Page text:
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steam (stēm)
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n.
1.
a. Hot water vapor produced especially by boiling liquid water.
b. Hot, pressurized water vapor used for heating, cooking, or to provide mechanical power.
2.
a. Power generated by the expansion of boiling water as it turns to vapor: an engine at full steam.
b. Steam heating.
3. Condensed water vapor in the form of a mist or cloud: the steam from the teakettle; the steam of the oxen's breath in the cold air.
4. Power; energy: The fundraising effort ran out of steam.
v. steamed, steam·ing, steams
v. intr.
1. To produce or emit steam: The kettle is steaming. Let's make tea.
2. To become or rise up as steam: The rain steamed off the hot pavement.
3. To become misted or covered with steam: The bathroom mirror steamed over.
4. To move by means of steam power.
5. Informal To become very angry; fume.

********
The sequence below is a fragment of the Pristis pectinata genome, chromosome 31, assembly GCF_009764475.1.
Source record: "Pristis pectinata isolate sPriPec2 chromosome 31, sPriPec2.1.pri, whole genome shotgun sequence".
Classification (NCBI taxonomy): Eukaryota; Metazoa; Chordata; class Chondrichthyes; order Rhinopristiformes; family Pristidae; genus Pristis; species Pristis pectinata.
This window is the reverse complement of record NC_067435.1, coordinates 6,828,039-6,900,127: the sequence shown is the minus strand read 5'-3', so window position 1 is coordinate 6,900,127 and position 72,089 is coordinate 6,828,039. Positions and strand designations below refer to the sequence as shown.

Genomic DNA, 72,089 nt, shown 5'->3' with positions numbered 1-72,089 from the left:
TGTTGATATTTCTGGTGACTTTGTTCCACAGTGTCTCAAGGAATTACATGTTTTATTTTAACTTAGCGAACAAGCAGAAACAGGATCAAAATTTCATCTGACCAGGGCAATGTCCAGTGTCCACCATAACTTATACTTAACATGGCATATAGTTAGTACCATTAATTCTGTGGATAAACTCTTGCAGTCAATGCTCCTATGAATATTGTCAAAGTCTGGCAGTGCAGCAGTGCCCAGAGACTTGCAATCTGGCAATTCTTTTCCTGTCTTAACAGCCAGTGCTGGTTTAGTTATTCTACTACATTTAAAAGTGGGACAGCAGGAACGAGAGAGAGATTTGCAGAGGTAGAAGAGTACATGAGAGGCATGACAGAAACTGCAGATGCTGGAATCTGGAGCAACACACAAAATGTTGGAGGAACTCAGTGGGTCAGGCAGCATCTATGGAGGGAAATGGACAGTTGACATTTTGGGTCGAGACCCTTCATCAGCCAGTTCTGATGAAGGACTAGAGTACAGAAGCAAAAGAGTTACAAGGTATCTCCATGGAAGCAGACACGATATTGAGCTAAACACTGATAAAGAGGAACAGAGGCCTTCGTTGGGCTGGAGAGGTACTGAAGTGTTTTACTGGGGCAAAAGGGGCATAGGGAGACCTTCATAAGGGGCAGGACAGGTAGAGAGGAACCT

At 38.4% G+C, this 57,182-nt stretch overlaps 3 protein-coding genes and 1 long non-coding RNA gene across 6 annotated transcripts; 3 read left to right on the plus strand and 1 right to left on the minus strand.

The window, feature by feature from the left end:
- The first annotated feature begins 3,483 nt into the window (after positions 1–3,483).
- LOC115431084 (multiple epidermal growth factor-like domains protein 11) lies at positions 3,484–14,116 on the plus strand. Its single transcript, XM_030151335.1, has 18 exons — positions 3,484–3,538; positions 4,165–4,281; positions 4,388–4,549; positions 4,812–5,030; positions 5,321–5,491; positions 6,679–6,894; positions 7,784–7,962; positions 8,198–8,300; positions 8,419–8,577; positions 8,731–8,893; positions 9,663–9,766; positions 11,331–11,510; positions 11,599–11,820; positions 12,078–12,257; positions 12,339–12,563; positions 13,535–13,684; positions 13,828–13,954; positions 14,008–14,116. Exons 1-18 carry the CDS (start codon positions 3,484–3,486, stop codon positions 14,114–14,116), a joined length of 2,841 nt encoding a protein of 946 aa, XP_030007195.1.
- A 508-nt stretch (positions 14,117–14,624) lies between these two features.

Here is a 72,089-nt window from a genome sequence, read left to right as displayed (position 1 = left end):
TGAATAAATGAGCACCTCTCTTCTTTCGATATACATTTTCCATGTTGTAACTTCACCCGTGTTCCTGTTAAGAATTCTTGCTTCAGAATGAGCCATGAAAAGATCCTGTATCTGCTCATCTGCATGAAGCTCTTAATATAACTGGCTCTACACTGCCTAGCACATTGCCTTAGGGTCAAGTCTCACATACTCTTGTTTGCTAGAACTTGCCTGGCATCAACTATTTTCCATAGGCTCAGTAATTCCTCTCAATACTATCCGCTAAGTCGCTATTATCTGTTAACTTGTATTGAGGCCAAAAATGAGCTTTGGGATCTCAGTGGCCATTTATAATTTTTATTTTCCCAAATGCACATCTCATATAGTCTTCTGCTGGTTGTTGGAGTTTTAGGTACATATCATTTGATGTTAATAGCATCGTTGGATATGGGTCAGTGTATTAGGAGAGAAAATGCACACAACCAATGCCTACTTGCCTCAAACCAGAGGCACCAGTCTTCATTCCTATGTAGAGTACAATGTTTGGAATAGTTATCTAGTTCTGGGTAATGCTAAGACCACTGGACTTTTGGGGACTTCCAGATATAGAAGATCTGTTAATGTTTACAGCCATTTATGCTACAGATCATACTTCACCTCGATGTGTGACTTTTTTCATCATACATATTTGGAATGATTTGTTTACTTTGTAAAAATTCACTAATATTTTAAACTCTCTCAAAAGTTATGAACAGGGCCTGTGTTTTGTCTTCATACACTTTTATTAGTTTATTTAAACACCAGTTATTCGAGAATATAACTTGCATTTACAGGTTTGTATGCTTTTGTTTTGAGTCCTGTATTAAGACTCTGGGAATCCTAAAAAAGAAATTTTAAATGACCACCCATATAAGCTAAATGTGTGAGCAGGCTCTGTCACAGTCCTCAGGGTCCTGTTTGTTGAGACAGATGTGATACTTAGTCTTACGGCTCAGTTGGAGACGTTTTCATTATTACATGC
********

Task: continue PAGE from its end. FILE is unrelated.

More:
v. tr.
1. To expose to steam, as in cooking.
2. To cover or mist with steam: The windows are steamed up.
3. Informal To make angry: His laziness really steams me.

[Middle English steme, from Old English stēam.]

The American Heritage® Dictionary of the English Language, Fifth Edition copyright ©2020 by Houghton Mifflin Harcourt Publishing Company. All rights reserved.
 

Indo-European & Semitic Roots Appendices

    Thousands of entries in the dictionary include etymologies that trace their origins back to reconstructed proto-languages. You can obtain more information about these forms in our online appendices:

    Indo-European Roots

    Semitic Roots

    The Indo-European appendix covers nearly half of the Indo-European roots that have left their mark on English words. A more complete treatment of Indo-European roots and the English words derived from them is available in our Dictionary of Indo-European Roots.

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